The Effect of Group Size and Frequency-of-Encounter on the Evolution of Cooperation

  • Steve Phelps
  • Gabriel Nevarez
  • Andrew Howes
Part of the Lecture Notes in Computer Science book series (LNCS, volume 5778)


We introduce a model of the evolution of cooperation in groups which incorporates both conditional direct-reciprocity (“tit-for-tat”), and indirect-reciprocity based on public reputation (“conspicuous altruism”). We use ALife methods to quantitatively assess the effect of changing the group size and the frequency with which other group members are encountered. We find that for moderately sized groups, although conspicuous altruism plays an important role in enabling cooperation, it fails to prevent an exponential increase in the level of the defectors as the group size is increased, suggesting that economic factors may limit group size for cooperative ecological tasks such as foraging.


Group Size Indirect Reciprocity ALife Method Public Reputation Ecological Task 
These keywords were added by machine and not by the authors. This process is experimental and the keywords may be updated as the learning algorithm improves.


Unable to display preview. Download preview PDF.

Unable to display preview. Download preview PDF.


  1. 1.
    Ficici, S.G., Pollack, J.B.: Challenges in coevolutionary learning: Arms-race dynamics, open-endedness, and mediocre stable states. In: Proceedings of of ALIFE-6 (1998)Google Scholar
  2. 2.
    Ficici, S.G., Pollack, J.B.: A game-theoretic approach to the simple coevolutionary algorithm. In: Schwefel, H.-P., Schoenauer, M., Deb, K., Rudolph, G., Yao, X., Lutton, E., Merelo, J.J. (eds.) PPSN VI 2000. LNCS, vol. 1917, pp. 16–20. Springer, Heidelberg (2000)Google Scholar
  3. 3.
    Hillis, W.D.: Co-evolving parasites improve simulated evolution as an optimization procedure. In: Langton, et al. (eds.) Proceedings of ALIFE-2, pp. 313–324. Addison Wesley, Reading (1992)Google Scholar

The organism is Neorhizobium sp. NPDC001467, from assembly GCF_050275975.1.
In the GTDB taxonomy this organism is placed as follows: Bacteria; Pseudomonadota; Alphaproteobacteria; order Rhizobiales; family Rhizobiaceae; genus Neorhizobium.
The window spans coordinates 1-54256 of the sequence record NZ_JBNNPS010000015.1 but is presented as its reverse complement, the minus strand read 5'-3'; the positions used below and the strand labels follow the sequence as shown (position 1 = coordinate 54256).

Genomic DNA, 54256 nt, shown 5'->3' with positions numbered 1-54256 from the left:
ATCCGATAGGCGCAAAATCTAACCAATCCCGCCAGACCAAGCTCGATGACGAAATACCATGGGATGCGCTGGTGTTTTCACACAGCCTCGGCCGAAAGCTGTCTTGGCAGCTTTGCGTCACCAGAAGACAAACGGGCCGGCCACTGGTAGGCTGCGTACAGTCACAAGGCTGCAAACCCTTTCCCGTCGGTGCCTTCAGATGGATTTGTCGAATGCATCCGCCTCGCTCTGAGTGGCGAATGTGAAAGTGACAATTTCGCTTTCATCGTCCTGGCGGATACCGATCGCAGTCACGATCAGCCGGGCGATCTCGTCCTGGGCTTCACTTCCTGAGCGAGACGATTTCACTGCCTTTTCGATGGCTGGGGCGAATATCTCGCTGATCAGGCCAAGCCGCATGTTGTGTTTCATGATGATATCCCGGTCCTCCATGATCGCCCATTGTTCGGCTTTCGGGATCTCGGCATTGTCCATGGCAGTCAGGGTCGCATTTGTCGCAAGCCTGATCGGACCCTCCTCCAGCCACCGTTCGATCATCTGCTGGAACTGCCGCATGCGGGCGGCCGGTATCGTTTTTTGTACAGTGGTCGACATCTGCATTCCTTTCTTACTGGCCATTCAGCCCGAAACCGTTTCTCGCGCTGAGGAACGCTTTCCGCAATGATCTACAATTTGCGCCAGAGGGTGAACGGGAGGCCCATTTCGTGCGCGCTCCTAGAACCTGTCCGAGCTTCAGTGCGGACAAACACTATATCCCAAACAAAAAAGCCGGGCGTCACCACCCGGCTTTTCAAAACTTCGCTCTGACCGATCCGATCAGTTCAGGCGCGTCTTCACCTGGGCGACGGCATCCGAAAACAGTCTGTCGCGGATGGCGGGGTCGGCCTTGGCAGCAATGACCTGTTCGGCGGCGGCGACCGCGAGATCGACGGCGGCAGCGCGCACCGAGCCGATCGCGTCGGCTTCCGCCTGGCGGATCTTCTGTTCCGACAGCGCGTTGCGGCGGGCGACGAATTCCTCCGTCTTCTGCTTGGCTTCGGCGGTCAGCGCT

4. 4.
    Miller, J.H.: The coevolution of automata in the repeated Prisoner’s Dilemma. Journal of Economic Behavior and Organization 29(1), 87–112 (1996)CrossRefGoogle Scholar
  5. 5.
    Nowak, M.A., Sigmund, K.: The alternating prisoner’s dilemma. Journal of Theoretical Biology 168, 219–226 (1994)CrossRefGoogle Scholar
  6. 6.
    Nowak, M.A., Sigmund, K.: The dynamics of indirect reciprocity. Journal of Theoretical Biology 194(4), 561–574 (1998)CrossRefGoogle Scholar
  7. 7.
    Nowak, M.A., Sigmund, K.: Evolution of indirect reciprocity by image scoring. Nature 383, 537–577 (1998)Google Scholar
  8. 8.
    Shampine, L.F., Reichelt, M.W.: The MATLAB ODE suite (2009),
  9. 9.
    Stafford, R.: Random vectors with fixed sum (January 2006),
  10. 10.
    Walsh, W.E., Das, R., Tesauro, G., Kephart, J.O.: Analyzing complex strategic interactions in multi-agent games. In: AAAI 2002 Workshop on Game Theoretic and Decision Theoretic Agents (2002),
  11. 11.
    Weibull, J.W.: Evolutionary Game Theory. MIT Press, Cambridge (1997) (First MIT Press edition)zbMATHGoogle Scholar
  12. 12.
    Wellman, M.P.: Methods for Empirical Game-Theoretic Analysis. In: Proceedings of the Twenty-First National Conference on Artificial Intelligence, pp. 1152–1155 (2006)Google Scholar

Copyright information

© Springer-Verlag Berlin Heidelberg 2011

Authors and Affiliations

  • Steve Phelps
    • 1
  • Gabriel Nevarez
    • 2
  • Andrew Howes
    • 2
  1. 1.Centre for Computational Finance and Economic Agents (CCFEA)University of EssexUK
  2. 2.Manchester Business SchoolUniversity of ManchesterUK

Personalised recommendations